Sometimes, when I feel overwhelmed or lost in my own career trajectory, I remind myself that I have paid some serious dues to get my sensibly-heeled foot in the door of the museum world.
I licked envelopes at the Hudgens Center for the Arts in Georgia when I was a moody, but somewhat artistic high school junior. Soon after I interned at the High Museum of Art in Atlanta, where my duties included tasks for registrar Frances Francis and helping with family programming for H. Nickels B. Clark (apologies if I have gotten the spellings wrong- it was a LONG time ago).
Another great internship followed the High Museum, I got to work at the Musée du Petit Palais in Geneva, Switzerland while studying abroad. My memories are vague–did I really try to translate French visitor guides into English using my remedial high school language skills? Did I really try to help conserve Karl Gotsch artworks by carefully moving works on paper off of acidic mats to prevent horrible speckling? One thing sticks: My friends were doing political internships at NGOs, curing cancer, and saving the world, but I felt just as meaningful working with art all day in one of the most incredible cities in the world.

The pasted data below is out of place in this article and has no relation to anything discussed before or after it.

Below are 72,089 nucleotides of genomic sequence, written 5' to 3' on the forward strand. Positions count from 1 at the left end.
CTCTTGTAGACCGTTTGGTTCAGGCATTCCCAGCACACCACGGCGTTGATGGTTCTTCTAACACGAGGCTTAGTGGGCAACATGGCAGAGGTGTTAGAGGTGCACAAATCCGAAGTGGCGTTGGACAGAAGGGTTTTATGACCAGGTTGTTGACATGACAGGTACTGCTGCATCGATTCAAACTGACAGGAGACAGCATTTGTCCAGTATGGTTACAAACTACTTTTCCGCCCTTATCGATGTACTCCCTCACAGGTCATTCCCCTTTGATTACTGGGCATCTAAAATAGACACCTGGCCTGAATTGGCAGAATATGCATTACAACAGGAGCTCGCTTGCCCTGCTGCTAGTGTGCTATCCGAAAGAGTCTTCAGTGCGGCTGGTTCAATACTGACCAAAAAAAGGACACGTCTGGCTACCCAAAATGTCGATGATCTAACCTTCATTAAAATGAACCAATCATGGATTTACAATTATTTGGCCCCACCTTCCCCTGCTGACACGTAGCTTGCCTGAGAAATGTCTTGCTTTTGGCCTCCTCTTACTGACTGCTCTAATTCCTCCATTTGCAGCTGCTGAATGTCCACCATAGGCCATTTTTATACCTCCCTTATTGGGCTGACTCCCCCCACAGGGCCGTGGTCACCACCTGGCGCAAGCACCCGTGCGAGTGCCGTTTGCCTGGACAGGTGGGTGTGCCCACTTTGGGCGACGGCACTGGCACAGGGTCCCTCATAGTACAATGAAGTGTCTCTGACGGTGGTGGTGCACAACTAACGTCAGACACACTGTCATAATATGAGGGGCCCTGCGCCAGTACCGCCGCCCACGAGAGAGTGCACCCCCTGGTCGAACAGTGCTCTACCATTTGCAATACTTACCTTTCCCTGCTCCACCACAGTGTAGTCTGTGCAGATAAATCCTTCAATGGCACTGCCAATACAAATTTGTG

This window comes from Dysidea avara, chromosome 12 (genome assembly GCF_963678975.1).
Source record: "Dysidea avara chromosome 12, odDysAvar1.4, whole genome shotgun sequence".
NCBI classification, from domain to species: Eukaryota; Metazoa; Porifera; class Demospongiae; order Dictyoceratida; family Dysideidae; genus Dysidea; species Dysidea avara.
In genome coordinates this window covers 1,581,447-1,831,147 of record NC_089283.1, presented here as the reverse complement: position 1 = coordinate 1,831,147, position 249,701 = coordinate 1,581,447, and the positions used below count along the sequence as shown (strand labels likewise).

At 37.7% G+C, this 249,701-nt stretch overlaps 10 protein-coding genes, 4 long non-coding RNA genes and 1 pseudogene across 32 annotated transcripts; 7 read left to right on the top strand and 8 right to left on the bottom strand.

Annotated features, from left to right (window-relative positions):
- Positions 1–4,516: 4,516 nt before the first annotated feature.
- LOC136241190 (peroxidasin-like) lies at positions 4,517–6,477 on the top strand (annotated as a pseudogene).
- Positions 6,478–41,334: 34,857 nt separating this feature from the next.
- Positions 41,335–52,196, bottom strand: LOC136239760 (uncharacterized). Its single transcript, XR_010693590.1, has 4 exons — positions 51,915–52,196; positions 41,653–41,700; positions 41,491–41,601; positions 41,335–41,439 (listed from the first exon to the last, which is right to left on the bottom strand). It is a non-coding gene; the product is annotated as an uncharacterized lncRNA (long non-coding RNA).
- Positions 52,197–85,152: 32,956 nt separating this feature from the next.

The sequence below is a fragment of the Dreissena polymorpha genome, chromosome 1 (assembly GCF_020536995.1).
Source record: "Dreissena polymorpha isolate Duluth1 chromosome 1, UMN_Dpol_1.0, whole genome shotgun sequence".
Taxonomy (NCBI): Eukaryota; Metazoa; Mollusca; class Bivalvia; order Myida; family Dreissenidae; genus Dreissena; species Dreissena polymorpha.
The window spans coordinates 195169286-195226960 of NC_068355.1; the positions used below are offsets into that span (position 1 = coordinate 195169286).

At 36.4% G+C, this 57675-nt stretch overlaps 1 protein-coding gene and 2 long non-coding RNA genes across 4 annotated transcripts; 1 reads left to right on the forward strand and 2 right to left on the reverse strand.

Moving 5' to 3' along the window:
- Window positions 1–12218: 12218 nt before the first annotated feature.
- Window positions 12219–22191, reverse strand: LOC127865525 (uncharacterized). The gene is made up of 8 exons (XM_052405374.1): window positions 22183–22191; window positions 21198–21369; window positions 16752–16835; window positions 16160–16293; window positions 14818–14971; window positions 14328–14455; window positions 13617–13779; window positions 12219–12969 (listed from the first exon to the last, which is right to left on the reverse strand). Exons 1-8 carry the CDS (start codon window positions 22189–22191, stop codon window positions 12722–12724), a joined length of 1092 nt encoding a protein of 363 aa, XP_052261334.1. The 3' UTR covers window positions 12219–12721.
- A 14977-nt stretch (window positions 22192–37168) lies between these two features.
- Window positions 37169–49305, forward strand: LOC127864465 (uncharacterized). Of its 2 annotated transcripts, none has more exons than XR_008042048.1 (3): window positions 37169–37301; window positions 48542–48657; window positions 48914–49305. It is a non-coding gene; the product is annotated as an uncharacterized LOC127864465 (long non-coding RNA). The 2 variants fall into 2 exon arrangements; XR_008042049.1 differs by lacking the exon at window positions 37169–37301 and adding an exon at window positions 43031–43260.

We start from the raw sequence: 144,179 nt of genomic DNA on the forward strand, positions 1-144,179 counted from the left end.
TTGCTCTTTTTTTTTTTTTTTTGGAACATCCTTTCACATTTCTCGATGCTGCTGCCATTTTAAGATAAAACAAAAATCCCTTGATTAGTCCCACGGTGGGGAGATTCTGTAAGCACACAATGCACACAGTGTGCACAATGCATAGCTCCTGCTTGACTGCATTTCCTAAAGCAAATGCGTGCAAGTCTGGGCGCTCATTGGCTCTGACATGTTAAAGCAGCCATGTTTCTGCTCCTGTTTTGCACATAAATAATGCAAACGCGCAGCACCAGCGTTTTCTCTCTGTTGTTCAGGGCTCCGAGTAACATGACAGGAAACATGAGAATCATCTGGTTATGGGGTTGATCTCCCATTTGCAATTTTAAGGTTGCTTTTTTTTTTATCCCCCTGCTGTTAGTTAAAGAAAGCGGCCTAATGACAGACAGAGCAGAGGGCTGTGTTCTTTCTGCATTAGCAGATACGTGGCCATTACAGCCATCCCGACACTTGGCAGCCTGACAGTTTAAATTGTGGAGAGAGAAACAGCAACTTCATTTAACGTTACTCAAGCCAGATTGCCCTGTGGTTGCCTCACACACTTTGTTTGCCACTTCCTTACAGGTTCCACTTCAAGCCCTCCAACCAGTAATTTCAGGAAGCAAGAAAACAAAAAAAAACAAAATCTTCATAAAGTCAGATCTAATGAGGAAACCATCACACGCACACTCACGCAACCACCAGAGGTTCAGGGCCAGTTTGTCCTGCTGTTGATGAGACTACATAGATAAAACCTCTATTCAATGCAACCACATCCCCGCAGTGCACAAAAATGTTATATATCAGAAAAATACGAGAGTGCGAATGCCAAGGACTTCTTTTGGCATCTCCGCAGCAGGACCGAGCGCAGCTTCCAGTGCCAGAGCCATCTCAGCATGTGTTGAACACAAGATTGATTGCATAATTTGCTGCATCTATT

What I mean to say about my internships is that they changed my life, and I know I’m not alone.
Only now can I really truly say how very very grateful I am for the wisdom, experience, and patience of the people who let me come into their workplaces and do random tasks (sometimes poorly). Because, I can honestly say I would never have my current role as Director of Visitor Services at the Milwaukee Art Museum had it not been for those formative experiences working inside museums.